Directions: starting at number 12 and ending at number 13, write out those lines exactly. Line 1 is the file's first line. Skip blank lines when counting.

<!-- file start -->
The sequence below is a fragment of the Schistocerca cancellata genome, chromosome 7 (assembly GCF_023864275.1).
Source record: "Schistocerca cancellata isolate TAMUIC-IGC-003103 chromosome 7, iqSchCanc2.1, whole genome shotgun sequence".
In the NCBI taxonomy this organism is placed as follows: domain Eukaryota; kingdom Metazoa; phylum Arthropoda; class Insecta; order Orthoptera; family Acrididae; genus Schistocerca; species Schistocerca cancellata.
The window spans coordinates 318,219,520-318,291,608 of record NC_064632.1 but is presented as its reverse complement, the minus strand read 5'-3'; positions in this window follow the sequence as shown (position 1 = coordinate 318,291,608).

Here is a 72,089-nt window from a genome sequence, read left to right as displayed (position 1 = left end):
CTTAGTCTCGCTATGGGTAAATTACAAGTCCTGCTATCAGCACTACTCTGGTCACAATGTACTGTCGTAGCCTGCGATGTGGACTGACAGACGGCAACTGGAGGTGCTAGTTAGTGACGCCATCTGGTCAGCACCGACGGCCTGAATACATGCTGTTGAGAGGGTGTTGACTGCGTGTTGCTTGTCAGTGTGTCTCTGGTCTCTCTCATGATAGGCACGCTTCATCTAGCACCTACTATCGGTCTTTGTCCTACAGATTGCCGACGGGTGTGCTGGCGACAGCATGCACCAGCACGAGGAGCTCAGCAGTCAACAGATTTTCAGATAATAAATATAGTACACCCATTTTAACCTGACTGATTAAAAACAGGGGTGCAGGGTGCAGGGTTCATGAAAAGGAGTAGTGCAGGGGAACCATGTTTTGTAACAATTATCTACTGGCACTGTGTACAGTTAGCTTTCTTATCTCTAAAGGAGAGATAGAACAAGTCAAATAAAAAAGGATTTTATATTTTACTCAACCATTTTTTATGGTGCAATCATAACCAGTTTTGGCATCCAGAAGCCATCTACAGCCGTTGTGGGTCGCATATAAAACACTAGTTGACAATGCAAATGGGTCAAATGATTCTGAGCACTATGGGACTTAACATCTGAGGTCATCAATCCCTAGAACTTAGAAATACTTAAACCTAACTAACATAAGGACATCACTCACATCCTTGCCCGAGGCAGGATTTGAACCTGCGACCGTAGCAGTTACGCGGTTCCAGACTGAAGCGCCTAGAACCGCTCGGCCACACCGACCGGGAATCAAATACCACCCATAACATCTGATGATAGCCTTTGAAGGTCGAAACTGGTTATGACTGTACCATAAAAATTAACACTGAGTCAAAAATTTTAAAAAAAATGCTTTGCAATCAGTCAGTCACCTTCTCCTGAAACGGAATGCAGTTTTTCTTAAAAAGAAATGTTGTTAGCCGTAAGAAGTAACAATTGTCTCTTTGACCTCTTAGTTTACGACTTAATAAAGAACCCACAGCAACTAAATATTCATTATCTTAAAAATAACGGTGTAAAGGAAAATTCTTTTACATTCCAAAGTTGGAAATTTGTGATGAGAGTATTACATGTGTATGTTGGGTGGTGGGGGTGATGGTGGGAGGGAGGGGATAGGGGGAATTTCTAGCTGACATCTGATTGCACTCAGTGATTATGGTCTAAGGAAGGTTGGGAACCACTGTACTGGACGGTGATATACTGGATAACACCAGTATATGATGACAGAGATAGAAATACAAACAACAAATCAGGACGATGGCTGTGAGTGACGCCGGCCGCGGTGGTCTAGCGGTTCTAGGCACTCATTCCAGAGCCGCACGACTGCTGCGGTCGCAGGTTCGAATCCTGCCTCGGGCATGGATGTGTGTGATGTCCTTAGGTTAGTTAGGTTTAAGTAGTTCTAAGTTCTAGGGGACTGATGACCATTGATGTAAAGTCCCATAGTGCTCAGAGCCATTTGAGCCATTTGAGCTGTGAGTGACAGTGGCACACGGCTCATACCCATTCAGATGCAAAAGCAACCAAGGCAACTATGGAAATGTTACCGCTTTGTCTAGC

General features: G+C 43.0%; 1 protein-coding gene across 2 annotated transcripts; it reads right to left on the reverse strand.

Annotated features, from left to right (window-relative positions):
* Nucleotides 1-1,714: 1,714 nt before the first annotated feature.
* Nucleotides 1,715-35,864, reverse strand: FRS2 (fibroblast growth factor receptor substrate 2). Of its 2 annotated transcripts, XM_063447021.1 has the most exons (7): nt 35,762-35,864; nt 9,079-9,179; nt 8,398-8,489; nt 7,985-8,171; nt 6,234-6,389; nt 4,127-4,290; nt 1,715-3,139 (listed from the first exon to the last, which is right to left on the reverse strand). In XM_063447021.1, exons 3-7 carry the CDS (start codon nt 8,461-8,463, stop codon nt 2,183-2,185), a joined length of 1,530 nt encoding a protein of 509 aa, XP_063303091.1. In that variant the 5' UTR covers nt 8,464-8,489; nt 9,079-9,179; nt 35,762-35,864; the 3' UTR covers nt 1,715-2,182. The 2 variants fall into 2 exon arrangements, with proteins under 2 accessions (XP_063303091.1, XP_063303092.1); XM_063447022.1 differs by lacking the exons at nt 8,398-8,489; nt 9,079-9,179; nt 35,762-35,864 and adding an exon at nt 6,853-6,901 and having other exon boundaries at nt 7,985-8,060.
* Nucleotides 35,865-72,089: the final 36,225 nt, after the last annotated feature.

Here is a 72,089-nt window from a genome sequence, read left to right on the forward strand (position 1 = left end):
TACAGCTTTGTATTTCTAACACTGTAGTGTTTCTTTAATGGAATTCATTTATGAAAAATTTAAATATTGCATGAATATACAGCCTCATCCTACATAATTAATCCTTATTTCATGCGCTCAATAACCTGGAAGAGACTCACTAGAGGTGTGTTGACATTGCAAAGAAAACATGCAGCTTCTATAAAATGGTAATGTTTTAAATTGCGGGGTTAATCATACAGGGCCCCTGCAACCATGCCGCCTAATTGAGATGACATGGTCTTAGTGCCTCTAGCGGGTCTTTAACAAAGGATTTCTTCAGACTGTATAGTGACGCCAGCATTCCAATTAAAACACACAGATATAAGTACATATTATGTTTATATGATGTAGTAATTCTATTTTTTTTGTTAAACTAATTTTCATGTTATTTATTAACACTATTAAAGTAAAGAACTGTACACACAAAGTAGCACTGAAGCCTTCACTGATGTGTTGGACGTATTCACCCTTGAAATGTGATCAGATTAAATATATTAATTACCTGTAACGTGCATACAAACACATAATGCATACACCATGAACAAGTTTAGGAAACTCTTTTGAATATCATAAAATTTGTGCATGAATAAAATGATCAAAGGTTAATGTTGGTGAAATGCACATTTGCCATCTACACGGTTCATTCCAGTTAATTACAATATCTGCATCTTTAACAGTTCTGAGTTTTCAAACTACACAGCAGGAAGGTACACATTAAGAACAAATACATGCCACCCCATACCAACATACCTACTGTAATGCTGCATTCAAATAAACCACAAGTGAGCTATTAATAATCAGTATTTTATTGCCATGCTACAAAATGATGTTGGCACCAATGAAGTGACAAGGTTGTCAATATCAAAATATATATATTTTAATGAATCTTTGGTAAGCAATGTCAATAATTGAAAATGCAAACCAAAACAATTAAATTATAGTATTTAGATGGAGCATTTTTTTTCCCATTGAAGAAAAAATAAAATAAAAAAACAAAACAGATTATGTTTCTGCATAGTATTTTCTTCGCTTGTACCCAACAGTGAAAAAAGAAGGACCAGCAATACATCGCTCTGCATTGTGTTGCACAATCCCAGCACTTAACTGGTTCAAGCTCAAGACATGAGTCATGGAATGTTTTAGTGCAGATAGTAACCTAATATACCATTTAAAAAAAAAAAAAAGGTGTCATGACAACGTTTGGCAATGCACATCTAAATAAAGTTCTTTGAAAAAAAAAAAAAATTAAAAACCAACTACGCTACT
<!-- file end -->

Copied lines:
Here is a 72,089-nt window from a genome sequence, read left to right on the forward strand (position 1 = left end):
TACAGCTTTGTATTTCTAACACTGTAGTGTTTCTTTAATGGAATTCATTTATGAAAAATTTAAATATTGCATGAATATACAGCCTCATCCTACATAATTAATCCTTATTTCATGCGCTCAATAACCTGGAAGAGACTCACTAGAGGTGTGTTGACATTGCAAAGAAAACATGCAGCTTCTATAAAATGGTAATGTTTTAAATTGCGGGGTTAATCATACAGGGCCCCTGCAACCATGCCGCCTAATTGAGATGACATGGTCTTAGTGCCTCTAGCGGGTCTTTAACAAAGGATTTCTTCAGACTGTATAGTGACGCCAGCATTCCAATTAAAACACACAGATATAAGTACATATTATGTTTATATGATGTAGTAATTCTATTTTTTTTGTTAAACTAATTTTCATGTTATTTATTAACACTATTAAAGTAAAGAACTGTACACACAAAGTAGCACTGAAGCCTTCACTGATGTGTTGGACGTATTCACCCTTGAAATGTGATCAGATTAAATATATTAATTACCTGTAACGTGCATACAAACACATAATGCATACACCATGAACAAGTTTAGGAAACTCTTTTGAATATCATAAAATTTGTGCATGAATAAAATGATCAAAGGTTAATGTTGGTGAAATGCACATTTGCCATCTACACGGTTCATTCCAGTTAATTACAATATCTGCATCTTTAACAGTTCTGAGTTTTCAAACTACACAGCAGGAAGGTACACATTAAGAACAAATACATGCCACCCCATACCAACATACCTACTGTAATGCTGCATTCAAATAAACCACAAGTGAGCTATTAATAATCAGTATTTTATTGCCATGCTACAAAATGATGTTGGCACCAATGAAGTGACAAGGTTGTCAATATCAAAATATATATATTTTAATGAATCTTTGGTAAGCAATGTCAATAATTGAAAATGCAAACCAAAACAATTAAATTATAGTATTTAGATGGAGCATTTTTTTTCCCATTGAAGAAAAAATAAAATAAAAAAACAAAACAGATTATGTTTCTGCATAGTATTTTCTTCGCTTGTACCCAACAGTGAAAAAAGAAGGACCAGCAATACATCGCTCTGCATTGTGTTGCACAATCCCAGCACTTAACTGGTTCAAGCTCAAGACATGAGTCATGGAATGTTTTAGTGCAGATAGTAACCTAATATACCATTTAAAAAAAAAAAAAAGGTGTCATGACAACGTTTGGCAATGCACATCTAAATAAAGTTCTTTGAAAAAAAAAAAAAATTAAAAACCAACTACGCTACT